The Accidental Angel

A family visit led Marie Markesteyn to the great love of her life.

Mary Wheelwright and Lucy Cabot at Los Luceros, ca. 1935. Courtesy of the Wheelwright Museum

I truly believe that nobody ever really owns Los Luceros, but they might get their name on a piece of paper for a while. My own relationship with Los Luceros is a long and storied one, although I was never an owner. I am, however, a storyteller, and the stories are unending over there.

I’m originally from Savannah, Georgia. My friend Jim Williams, the subject of the book Midnight in the Garden of Good and Evil, got me interested and involved in historic preservation. In 1978, I came to New Mexico with Dan, the man who would become my husband.

We moved to the Dixon area in 1979. His family goes back to the 1800s, in Tierra Amarilla. The house that is now Three Ravens Coffee House, and the house next to it, were built by Dan’s ancestors in 1885.

We went to see some of his relatives in the Española Valley soon after our move, and his aunt’s husband’s sister, Grace, told me that she had something to show me. She took me on a walk to Los Luceros. That’s when I first learned that Los Luceros, no matter who the owner happens to be, belongs to the community, and it goes against tradition to keep its community from respectfully enjoying the grounds.

As I stood in front of Casa Grande, my first thought was, “There’s a Southern mansion right here in New Mexico, made out of mud!” Then I noticed that it was empty, and had been vandalized. The carved wooden bancos in the grand sala had been ripped out. The sundial had been taken from the lawn. It had no functioning electricity or running water. Some of the windows were broken.

We decided to find out who owned it. It was, coincidentally, a man who had gone to law school with Dan.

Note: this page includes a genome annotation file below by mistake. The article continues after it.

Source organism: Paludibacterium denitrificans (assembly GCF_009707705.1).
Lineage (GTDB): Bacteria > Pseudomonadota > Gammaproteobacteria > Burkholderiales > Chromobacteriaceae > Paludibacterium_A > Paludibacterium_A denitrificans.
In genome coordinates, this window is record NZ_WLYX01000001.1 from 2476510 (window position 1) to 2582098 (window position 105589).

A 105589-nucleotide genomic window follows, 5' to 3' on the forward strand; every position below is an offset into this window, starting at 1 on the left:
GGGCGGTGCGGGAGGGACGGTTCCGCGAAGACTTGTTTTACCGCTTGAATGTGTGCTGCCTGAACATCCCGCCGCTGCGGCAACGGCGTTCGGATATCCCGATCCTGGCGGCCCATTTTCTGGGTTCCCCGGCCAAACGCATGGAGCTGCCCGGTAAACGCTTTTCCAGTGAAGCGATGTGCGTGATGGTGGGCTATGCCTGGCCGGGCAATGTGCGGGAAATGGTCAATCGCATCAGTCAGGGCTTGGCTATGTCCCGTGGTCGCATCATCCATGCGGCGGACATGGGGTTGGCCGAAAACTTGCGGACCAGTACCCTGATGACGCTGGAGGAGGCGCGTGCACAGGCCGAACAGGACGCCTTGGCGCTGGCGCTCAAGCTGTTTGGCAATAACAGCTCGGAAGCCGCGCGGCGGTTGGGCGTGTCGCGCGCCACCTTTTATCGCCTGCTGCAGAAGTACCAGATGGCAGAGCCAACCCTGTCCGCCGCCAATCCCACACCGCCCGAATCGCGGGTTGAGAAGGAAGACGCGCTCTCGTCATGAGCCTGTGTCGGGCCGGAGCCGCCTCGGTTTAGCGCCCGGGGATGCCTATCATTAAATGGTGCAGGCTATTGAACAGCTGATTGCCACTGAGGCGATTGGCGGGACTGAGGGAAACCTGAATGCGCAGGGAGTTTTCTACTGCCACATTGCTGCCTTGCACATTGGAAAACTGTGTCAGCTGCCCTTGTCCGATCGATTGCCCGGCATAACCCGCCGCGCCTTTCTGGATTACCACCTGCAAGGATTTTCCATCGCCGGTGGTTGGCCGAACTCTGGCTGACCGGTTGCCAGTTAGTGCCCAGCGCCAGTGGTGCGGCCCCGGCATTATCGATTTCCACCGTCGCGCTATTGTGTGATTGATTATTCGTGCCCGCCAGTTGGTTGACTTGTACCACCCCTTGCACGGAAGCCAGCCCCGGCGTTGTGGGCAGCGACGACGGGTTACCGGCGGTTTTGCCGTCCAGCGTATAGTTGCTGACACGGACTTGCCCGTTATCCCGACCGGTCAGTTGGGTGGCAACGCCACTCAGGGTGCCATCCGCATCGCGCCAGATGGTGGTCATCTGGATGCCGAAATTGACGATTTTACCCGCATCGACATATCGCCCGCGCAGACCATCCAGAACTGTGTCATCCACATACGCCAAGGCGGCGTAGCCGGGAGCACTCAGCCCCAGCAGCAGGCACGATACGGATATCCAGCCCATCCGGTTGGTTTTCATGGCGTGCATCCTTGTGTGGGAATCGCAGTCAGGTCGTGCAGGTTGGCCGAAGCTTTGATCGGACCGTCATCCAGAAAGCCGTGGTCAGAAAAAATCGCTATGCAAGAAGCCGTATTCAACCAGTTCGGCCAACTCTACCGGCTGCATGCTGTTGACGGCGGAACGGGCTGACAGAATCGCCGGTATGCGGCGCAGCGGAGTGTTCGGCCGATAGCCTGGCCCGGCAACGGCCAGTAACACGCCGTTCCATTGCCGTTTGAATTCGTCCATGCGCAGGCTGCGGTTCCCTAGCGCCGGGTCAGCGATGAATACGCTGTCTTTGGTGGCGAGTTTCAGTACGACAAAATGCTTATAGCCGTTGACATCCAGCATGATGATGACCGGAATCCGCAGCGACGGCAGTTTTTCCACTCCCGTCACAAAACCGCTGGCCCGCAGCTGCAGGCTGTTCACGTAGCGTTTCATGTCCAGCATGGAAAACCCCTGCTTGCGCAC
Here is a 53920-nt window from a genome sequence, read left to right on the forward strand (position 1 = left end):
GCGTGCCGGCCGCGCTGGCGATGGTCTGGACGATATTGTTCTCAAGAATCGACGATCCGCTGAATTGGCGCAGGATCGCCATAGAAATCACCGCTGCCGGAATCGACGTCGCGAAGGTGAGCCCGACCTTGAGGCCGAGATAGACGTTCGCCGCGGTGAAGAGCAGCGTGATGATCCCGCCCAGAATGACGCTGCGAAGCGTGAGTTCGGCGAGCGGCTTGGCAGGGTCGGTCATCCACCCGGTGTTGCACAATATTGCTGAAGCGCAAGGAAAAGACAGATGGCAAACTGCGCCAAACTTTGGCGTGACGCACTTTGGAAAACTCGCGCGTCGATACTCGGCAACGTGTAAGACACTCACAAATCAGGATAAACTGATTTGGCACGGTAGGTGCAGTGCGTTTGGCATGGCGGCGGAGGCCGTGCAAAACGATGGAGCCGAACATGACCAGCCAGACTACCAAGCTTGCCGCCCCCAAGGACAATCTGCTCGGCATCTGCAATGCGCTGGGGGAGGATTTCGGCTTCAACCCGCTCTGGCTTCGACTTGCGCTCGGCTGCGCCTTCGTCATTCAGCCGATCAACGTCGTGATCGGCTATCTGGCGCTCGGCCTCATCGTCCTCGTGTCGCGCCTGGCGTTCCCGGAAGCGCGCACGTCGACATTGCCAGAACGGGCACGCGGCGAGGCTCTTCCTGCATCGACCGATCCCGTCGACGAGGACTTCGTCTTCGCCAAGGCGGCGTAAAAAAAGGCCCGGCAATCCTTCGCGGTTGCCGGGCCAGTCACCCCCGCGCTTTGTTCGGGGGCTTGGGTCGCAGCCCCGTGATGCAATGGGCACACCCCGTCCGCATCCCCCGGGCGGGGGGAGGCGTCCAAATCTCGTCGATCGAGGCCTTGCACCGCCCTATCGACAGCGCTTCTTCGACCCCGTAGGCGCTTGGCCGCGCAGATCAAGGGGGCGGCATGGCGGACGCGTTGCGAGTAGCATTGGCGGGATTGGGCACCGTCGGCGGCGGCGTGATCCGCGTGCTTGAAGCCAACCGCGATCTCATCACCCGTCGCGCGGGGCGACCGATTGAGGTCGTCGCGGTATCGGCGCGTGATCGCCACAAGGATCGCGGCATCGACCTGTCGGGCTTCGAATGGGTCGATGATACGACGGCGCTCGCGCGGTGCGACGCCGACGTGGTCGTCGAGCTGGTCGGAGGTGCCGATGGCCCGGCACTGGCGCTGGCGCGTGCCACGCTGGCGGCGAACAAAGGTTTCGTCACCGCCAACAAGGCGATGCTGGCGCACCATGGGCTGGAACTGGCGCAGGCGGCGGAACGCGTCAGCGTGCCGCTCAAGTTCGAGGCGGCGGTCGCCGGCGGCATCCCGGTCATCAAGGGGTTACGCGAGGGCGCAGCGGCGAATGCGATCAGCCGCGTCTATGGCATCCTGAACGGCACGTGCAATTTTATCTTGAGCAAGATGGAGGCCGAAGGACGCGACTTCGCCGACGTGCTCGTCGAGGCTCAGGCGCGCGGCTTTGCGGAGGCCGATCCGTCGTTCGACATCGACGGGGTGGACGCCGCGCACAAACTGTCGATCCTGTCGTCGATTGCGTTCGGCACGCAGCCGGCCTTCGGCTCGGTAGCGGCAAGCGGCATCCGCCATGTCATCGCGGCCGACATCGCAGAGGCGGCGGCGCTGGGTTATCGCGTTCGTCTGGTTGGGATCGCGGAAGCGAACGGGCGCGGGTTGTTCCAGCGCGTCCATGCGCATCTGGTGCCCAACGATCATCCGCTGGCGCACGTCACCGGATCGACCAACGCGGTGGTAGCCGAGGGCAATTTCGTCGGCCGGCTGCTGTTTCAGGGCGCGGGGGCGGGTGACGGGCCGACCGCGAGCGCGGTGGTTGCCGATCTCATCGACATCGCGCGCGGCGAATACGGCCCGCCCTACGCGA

He asked, “Would you be interested in living here until we sell it?”

I immediately said yes.

Poor Dan said no.

I told him, “Well, you can come and see me here, because I’m moving in.” He eventually came around; we moved into Casa Grande in 1980, after working out the details. He never regretted it.

At the time, I was studying at the College of Santa Fe, and working in its career development office. One of my responsibilities was to help former prisoners, who had taken college classes while in the penitentiary, find jobs after they were released. I asked three or four of them to help Dan and me with the restoration. We put new linoleum down in the kitchen, replaced the broken glass, and got the water and electricity running.

My time living there was one of the most incredible periods of my life. I’ve lived in the community ever since, for almost forty years, and I’ve gotten to know a lot of the local people. At least once a week, if not more, somebody would come by and talk with me about the history they had experienced there. I wish I had written more of their stories down. But I’ll share the ones I did capture.